UF study focuses on autistic adults

GAINESVILLE, Fla. – University of Florida researchers are launching one of the largest and most comprehensive studies of what happens to autistic adults as they age.

Dr. Brandon Zielinski, chief of pediatric neurology in the UF College of Medicine, said the study aims to better understand the brain and cognitive changes that occur in people with autism.

“So our goal is to really identify and approach individuals who are older in aging cohorts who have been maybe living with autism either diagnosed or undiagnosed so we can determine essentially what factors they have experienced as they have aged,” he said.

Zielinski said that information can be used to develop appropriate interventions for the older Americans with autism.

And medical experts are weighing in on a study released this week suggesting colonoscopies did not improve the risk of death from colon cancer.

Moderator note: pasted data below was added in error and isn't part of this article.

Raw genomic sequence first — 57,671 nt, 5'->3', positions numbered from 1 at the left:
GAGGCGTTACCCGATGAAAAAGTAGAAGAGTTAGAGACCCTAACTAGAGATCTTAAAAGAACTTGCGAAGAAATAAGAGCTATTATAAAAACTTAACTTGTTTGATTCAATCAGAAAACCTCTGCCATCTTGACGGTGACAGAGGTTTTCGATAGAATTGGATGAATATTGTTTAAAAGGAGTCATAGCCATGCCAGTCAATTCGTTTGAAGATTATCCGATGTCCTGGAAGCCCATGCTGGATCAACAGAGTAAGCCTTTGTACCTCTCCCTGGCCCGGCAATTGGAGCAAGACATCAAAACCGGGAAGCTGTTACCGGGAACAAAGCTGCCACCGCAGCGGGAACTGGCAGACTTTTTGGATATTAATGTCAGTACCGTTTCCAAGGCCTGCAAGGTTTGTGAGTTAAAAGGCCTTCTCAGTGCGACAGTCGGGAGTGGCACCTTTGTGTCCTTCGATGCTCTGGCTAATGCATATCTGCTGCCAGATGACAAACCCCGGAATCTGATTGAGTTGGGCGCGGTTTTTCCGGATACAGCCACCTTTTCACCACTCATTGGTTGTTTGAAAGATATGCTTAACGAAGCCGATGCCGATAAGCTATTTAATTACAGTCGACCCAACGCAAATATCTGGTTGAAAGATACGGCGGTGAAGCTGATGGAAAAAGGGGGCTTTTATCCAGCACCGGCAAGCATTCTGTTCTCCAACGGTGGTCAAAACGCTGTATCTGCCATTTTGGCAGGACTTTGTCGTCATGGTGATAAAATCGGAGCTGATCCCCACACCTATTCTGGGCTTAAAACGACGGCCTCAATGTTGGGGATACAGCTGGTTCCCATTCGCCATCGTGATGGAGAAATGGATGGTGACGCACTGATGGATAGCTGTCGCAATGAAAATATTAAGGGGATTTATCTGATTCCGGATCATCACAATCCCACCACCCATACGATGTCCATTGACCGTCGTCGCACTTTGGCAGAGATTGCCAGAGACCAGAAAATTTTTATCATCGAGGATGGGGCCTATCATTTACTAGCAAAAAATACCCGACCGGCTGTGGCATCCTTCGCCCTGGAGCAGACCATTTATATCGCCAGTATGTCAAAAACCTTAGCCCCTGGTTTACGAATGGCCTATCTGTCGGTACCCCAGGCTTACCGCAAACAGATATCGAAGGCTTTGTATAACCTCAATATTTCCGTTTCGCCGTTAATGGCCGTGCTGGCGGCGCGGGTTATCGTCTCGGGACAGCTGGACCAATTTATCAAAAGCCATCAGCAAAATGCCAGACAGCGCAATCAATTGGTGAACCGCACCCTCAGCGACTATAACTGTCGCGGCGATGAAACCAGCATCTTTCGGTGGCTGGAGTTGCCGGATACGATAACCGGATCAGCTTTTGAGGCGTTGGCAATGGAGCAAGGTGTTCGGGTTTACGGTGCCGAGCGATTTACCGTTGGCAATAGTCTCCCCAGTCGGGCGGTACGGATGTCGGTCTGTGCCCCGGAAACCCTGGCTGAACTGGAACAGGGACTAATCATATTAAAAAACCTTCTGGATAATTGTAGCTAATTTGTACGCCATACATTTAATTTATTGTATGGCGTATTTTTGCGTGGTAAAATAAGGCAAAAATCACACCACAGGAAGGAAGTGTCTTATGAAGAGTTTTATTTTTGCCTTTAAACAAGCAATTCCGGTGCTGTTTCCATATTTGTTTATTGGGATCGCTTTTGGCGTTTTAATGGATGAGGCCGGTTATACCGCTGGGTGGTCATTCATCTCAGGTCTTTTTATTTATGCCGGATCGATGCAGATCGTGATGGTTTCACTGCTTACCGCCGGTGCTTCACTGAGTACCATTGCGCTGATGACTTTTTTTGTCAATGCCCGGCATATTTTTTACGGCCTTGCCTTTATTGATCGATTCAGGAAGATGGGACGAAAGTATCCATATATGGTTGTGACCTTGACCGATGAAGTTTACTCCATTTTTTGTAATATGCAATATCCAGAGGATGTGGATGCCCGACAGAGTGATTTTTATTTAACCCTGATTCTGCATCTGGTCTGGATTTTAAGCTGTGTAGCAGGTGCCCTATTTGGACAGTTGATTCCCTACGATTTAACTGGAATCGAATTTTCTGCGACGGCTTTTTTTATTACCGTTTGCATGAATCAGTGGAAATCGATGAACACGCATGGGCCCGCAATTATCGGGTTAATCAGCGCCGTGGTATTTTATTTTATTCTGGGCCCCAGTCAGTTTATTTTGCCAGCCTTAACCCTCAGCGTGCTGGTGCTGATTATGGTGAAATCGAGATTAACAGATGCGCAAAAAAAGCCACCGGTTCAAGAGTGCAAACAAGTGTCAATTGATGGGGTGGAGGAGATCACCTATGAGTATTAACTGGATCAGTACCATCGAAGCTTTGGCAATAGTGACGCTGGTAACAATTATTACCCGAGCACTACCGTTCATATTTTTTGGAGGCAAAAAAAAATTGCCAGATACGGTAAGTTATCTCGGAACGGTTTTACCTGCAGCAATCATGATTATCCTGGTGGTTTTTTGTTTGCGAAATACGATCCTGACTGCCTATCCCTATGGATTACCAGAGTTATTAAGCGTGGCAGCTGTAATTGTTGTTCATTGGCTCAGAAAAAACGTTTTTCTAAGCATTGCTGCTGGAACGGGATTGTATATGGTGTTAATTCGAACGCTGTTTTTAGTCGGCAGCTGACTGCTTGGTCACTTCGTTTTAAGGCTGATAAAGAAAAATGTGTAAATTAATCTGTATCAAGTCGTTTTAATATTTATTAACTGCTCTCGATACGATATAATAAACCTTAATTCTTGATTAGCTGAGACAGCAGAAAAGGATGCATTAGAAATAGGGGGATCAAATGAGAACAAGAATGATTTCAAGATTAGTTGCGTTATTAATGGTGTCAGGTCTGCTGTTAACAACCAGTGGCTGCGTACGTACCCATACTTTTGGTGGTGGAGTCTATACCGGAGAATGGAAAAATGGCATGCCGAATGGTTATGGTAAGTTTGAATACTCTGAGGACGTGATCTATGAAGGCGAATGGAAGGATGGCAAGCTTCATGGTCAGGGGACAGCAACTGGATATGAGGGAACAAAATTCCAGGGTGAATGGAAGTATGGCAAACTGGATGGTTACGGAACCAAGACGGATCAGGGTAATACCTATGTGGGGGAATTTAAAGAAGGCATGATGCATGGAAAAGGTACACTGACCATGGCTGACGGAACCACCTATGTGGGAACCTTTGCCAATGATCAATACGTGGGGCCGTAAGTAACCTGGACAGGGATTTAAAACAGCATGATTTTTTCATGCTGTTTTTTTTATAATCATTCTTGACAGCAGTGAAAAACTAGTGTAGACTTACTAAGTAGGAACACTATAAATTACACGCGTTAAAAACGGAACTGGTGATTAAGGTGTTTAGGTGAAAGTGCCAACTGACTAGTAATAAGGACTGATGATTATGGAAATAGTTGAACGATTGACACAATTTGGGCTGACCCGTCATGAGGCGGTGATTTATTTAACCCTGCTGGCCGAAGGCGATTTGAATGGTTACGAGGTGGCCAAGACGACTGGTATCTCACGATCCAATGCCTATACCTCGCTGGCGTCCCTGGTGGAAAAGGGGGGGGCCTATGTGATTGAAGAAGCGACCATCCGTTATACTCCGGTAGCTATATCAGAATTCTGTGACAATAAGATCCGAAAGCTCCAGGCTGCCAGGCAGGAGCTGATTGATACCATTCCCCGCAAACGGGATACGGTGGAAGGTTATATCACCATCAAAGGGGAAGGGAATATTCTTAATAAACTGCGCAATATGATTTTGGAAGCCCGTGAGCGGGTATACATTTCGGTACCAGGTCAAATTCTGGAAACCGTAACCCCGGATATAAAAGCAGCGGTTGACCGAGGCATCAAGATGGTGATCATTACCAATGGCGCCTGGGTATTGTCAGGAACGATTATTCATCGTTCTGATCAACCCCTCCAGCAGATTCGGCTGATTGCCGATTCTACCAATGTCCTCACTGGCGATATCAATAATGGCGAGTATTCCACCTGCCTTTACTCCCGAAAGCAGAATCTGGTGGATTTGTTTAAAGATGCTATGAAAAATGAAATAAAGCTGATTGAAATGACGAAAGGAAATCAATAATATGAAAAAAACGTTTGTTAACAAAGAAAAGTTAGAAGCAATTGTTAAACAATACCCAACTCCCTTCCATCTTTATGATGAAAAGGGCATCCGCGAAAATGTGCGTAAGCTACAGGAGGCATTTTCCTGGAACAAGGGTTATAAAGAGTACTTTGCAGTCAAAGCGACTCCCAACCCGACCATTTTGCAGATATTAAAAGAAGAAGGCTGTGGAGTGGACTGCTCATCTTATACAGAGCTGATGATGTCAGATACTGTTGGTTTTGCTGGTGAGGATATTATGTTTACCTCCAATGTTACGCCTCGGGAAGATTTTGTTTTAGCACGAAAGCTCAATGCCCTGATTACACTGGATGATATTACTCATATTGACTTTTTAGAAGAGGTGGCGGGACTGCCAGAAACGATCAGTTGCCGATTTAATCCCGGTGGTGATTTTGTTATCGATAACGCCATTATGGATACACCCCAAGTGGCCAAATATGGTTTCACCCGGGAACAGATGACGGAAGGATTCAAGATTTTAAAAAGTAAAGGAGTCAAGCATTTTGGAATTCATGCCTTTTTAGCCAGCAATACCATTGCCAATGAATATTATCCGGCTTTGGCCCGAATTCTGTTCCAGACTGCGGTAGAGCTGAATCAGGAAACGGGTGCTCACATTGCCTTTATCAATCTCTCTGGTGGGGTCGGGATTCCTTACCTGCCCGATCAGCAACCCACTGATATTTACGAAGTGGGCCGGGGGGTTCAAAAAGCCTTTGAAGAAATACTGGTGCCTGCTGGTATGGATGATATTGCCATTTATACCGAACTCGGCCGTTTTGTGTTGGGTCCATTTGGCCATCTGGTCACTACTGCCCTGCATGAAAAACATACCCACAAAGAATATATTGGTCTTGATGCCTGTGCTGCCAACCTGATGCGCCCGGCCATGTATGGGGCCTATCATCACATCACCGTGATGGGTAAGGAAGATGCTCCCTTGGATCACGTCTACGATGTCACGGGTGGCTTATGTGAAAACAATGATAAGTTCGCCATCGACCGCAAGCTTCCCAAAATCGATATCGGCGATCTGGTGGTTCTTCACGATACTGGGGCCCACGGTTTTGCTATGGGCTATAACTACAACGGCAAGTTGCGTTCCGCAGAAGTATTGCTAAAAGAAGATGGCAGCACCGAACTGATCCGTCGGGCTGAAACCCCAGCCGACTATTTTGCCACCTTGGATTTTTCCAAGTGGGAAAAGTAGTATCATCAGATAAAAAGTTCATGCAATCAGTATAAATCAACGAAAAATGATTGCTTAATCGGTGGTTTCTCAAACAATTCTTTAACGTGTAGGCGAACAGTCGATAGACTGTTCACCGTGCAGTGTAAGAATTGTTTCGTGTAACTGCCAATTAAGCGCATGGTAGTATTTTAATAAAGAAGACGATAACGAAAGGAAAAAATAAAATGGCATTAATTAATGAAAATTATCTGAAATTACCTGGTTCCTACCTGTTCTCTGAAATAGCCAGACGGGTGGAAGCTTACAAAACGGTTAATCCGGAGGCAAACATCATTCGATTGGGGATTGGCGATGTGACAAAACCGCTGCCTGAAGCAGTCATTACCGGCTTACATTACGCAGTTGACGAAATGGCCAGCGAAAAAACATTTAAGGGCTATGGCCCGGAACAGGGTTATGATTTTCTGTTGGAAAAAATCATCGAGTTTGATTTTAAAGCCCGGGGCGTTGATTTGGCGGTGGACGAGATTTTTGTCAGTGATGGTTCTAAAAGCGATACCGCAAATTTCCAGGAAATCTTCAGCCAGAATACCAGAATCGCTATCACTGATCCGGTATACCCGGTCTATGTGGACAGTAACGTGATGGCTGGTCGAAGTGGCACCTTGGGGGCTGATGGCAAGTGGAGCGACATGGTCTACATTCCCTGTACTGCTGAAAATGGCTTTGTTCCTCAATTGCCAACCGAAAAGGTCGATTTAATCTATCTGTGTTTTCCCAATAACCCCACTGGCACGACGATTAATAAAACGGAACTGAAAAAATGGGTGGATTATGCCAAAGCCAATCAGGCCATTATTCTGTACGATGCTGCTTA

“This study was extremely flawed because even patients that were invited to undergo colonoscopy only 42 percent of them actually underwent the procedure so when we look at the final analysis they included everyone not just the people that had the colonoscopy but those that did not have colonoscopy. If you look at the final ‘intention to treat analysis’ colonoscopy does save lives and has a mortality benefit but that was not seen because so many patients didn’t undergo colonoscopy,” said Dr. Adam Lessne with Gastro Health.

For many other reasons, Lessne said the European study does not reflect the benefit seen in the U.S. which is so great that recommended colonoscopy screening guidance has been lowered from starting at age 50 to age 45 and even earlier for people with a family history of colon cancer.

About the Author:

Veteran journalist Kathleen Corso is the special projects producer for Local 10 News.